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Look, I never said I thought the entire film was biblically accurate. It's not. All I said was I am not, and have never been Catholic, so a lot of the Catholic imagry went unnoticed. Most of the questions in your lengthy exposion should be directed at the makers of the film. I had no control over the content.

But that being said, it is a MOVIE and movies do one thing, they tell a story as the director sees it or wants it told. It is a MOVIE, not scripture.

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What makes you think I've never reflected upon scripture? How can you sit there and pass judgement on my relationship with God because I happen to dissagree with your interpretation of the 2nd commandment as it relates to film?

#11977 Mon Mar 22, 2004 3:46 PM
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Flyboy said:
What makes you think I've never reflected upon scripture? How can you sit there and pass judgement on my relationship with God because I happen to dissagree with your interpretation of the 2nd commandment as it relates to film?
Never implied anything of the sort! <img src="/forum/images/graemlins/scratch1.gif" alt="" /> Cool your jets! <img src="/forum/images/graemlins/grin.gif" alt="" />

But since you brought it up, what IS your interpretation of the Second Commandment? Since you are a Deacon in a PCA congregation, I would have assumed that you would hold to the interpretation given in the WCF, WLC and WSC?

I would also like to hear your reasoning how you justify the film against the Creed of Chalcedon and the active obedience of Christ?

In His Grace,


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#11978 Mon Mar 22, 2004 3:49 PM
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Flyboy

You have missed my point.
My point was that you seem even after even acknowledging the movie's biblical short comings, to be endorsing the movie.
I don't understand how you could do this as a Protestant.
Perhaps now that you do know a little more about the Roman Catholic teaching in the movie, you have changed your mind?

I have no wish to dirrect these questions to the makers of the film. Why? Because those things that I mentioned are very consistant with the beliefs of the makers of the movie.
Mel Gibson has said himself that he made the film as part of his penance. This is in harmony with Roman Catholic teaching.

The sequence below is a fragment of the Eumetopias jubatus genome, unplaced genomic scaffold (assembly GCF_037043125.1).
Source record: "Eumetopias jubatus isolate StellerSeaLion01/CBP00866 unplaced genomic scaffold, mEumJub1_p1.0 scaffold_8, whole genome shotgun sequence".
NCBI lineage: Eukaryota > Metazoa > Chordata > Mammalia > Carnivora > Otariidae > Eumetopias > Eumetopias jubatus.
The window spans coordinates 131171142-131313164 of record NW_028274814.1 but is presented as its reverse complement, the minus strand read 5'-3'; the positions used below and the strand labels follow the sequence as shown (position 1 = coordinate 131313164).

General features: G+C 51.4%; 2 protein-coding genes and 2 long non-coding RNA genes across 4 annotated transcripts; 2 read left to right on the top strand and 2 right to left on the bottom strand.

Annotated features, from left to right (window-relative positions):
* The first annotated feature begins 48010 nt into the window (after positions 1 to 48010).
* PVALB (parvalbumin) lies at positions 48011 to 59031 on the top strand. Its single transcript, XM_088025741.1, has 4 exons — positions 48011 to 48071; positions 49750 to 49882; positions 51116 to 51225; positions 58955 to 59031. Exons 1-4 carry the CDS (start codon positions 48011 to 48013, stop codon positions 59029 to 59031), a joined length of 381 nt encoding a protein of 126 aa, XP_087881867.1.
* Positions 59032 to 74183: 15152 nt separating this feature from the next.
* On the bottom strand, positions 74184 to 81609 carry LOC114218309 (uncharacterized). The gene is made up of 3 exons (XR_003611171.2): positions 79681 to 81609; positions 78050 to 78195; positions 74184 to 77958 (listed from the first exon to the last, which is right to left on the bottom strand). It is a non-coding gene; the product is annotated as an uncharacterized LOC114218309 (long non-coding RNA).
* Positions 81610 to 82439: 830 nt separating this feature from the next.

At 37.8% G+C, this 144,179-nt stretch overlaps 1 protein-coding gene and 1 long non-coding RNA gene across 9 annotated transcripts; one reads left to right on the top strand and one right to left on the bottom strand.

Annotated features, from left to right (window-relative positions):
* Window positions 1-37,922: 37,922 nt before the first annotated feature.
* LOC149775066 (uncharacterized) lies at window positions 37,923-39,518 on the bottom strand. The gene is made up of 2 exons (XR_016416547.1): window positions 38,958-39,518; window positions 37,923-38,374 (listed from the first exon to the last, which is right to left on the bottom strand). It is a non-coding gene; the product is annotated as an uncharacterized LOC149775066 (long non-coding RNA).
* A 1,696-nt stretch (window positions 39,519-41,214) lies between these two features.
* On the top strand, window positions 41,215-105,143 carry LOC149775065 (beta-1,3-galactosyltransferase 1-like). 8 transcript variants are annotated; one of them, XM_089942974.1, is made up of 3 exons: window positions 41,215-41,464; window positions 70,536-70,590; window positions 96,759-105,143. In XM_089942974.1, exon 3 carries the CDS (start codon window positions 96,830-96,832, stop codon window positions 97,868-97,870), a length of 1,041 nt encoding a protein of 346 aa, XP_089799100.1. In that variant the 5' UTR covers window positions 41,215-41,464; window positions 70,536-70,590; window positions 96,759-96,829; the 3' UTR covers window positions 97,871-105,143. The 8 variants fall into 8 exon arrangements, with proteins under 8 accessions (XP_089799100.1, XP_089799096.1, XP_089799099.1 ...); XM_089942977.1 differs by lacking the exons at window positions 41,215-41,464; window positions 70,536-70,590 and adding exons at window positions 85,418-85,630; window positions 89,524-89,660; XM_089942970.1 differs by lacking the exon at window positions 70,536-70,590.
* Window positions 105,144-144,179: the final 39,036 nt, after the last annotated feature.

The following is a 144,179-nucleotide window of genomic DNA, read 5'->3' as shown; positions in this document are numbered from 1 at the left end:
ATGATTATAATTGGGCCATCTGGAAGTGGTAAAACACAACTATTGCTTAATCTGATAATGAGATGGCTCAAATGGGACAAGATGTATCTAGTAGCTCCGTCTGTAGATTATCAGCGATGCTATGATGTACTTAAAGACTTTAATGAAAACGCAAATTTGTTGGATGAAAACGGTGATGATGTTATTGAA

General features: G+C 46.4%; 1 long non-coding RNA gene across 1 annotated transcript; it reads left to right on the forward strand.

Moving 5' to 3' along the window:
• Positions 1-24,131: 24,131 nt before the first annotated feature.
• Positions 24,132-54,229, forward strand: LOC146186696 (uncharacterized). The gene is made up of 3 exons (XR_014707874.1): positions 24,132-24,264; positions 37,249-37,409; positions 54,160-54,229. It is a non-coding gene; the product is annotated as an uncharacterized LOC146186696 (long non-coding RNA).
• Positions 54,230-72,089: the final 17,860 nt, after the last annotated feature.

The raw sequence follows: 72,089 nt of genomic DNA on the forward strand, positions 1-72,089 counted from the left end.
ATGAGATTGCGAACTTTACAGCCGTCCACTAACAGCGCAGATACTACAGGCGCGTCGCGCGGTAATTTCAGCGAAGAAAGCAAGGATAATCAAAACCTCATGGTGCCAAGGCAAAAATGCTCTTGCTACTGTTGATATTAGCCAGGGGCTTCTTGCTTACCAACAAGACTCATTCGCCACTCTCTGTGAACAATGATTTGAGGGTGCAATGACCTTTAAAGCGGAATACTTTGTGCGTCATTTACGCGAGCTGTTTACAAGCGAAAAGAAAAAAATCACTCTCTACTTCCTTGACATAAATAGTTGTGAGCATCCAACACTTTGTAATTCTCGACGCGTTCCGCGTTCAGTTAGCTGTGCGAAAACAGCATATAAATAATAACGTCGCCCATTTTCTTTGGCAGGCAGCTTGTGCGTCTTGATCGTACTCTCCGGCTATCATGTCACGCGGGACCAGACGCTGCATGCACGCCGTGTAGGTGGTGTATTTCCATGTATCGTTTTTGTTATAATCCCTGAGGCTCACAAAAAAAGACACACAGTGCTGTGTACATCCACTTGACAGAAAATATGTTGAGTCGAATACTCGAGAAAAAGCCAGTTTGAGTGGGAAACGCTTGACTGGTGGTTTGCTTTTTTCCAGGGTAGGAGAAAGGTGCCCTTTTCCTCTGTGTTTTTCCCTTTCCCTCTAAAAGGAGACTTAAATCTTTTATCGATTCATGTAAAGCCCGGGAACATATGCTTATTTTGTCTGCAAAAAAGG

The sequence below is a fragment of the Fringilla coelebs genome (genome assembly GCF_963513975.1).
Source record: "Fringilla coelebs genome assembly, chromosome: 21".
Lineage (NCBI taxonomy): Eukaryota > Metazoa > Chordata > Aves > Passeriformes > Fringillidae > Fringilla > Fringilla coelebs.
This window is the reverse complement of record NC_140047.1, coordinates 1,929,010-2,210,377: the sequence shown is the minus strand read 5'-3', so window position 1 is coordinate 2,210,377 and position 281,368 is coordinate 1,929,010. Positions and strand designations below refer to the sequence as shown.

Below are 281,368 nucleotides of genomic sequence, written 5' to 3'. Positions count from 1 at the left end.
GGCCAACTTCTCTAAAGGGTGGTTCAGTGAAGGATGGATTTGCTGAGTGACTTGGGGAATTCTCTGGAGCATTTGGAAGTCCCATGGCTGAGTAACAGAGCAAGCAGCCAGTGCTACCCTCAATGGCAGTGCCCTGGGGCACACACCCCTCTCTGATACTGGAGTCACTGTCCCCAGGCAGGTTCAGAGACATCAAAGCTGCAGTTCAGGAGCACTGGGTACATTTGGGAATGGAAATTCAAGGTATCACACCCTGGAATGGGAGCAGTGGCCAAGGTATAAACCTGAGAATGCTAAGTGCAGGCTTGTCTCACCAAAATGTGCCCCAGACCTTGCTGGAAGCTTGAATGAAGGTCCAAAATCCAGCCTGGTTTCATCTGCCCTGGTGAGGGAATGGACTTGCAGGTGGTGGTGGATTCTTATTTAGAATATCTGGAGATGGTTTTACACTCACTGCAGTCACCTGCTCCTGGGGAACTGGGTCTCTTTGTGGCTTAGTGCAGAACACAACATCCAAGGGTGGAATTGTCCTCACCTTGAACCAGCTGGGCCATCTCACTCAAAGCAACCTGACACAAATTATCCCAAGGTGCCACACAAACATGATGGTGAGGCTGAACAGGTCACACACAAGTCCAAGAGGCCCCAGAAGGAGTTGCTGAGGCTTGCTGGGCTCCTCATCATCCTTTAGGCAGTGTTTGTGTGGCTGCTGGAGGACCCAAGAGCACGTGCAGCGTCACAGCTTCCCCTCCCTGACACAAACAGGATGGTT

You also said: "But that being said, it is a MOVIE and movies do one thing, they tell a story as the director sees it or wants it told. It is a MOVIE, not scripture."

Like I said, this is much more than just a movie. It was made as penance to Mel Gibson. To him and to most of the makers of the movie, it is an accurate depiction of the last few days of the life of Jesus.

Sorry just looked at my watch, I have no time at the moment to check for errors in this post. Got to run.

Tom

#11979 Mon Mar 22, 2004 3:51 PM
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But that being said, it is a MOVIE and movies do one thing, they tell a story as the director sees it or wants it told. It is a MOVIE, not scripture.
But, it is a movie that purports to be an accurate representation of the trial and crucifixion of the Lord Jesus Christ. Further, it has an actor who is allegedly imitating the person of the Lord Jesus Christ. Should not professing Christians be concerned that a mere man, an unregenerate man at that, is representing Him? Is God "fair game"? And should Christians give their approval to this representation if it is not 100% accurate, aside from the Second Commandment issue?

Inquiring minds wanna know!

In His Grace,


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#11980 Mon Mar 22, 2004 7:56 PM
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Hi Flyboy,
You have happened on to one of the hottest topics we've had here, so don't be surprised if everyone doesn't agree with you!
I had never even heard this view of the 2nd commandment until I attended an OPC some years ago and it was a very strange teaching to my ears. I still have some reservations about this because I love Rembrandt's depictions of Christ, but I can see the wisdom of holding to the Westminster view of the 2nd Commandment now and would have probably seen this movie if I had not read such convincing and convicting arguments here about why not to see it.